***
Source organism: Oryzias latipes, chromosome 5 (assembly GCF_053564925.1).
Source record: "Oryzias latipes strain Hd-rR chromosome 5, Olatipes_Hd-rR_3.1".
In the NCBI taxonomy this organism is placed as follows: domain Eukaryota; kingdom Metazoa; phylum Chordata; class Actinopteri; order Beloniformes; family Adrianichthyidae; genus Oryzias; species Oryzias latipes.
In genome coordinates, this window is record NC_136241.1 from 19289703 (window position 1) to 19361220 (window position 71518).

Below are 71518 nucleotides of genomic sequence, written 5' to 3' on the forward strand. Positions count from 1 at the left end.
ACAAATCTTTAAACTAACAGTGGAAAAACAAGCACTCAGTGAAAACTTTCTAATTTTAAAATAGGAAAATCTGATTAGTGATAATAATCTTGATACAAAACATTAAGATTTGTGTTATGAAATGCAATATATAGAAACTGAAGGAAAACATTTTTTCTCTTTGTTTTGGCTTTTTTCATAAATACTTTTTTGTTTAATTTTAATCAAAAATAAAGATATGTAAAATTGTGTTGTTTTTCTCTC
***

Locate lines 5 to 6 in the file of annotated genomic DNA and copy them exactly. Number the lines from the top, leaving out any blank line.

Below are 71518 nucleotides of genomic sequence, written 5' to 3' on the forward strand. Positions count from 1 at the left end.
ACAAATCTTTAAACTAACAGTGGAAAAACAAGCACTCAGTGAAAACTTTCTAATTTTAAAATAGGAAAATCTGATTAGTGATAATAATCTTGATACAAAACATTAAGATTTGTGTTATGAAATGCAATATATAGAAACTGAAGGAAAACATTTTTTCTCTTTGTTTTGGCTTTTTTCATAAATACTTTTTTGTTTAATTTTAATCAAAAATAAAGATATGTAAAATTGTGTTGTTTTTCTCTC